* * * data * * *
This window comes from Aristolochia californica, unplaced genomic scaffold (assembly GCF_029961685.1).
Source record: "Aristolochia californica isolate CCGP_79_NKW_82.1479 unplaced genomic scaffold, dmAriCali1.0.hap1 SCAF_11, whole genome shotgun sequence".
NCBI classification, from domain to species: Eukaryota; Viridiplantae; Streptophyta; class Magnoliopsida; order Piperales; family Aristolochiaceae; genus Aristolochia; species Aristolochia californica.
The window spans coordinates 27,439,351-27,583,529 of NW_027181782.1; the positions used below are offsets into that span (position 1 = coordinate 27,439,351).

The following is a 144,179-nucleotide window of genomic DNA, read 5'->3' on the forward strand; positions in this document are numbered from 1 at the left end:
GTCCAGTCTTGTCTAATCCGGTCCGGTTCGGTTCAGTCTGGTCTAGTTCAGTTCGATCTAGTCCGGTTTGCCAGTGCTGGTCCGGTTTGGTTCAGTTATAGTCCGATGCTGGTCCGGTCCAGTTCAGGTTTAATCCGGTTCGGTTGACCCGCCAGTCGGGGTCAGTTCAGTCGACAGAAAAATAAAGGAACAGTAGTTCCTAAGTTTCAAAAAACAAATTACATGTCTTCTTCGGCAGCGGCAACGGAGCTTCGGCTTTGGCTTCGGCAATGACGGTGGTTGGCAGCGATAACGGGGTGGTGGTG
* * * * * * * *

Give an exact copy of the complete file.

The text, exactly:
This window comes from Aristolochia californica, unplaced genomic scaffold (assembly GCF_029961685.1).
Source record: "Aristolochia californica isolate CCGP_79_NKW_82.1479 unplaced genomic scaffold, dmAriCali1.0.hap1 SCAF_11, whole genome shotgun sequence".
NCBI classification, from domain to species: Eukaryota; Viridiplantae; Streptophyta; class Magnoliopsida; order Piperales; family Aristolochiaceae; genus Aristolochia; species Aristolochia californica.
The window spans coordinates 27,439,351-27,583,529 of NW_027181782.1; the positions used below are offsets into that span (position 1 = coordinate 27,439,351).

The following is a 144,179-nucleotide window of genomic DNA, read 5'->3' on the forward strand; positions in this document are numbered from 1 at the left end:
GTCCAGTCTTGTCTAATCCGGTCCGGTTCGGTTCAGTCTGGTCTAGTTCAGTTCGATCTAGTCCGGTTTGCCAGTGCTGGTCCGGTTTGGTTCAGTTATAGTCCGATGCTGGTCCGGTCCAGTTCAGGTTTAATCCGGTTCGGTTGACCCGCCAGTCGGGGTCAGTTCAGTCGACAGAAAAATAAAGGAACAGTAGTTCCTAAGTTTCAAAAAACAAATTACATGTCTTCTTCGGCAGCGGCAACGGAGCTTCGGCTTTGGCTTCGGCAATGACGGTGGTTGGCAGCGATAACGGGGTGGTGGTG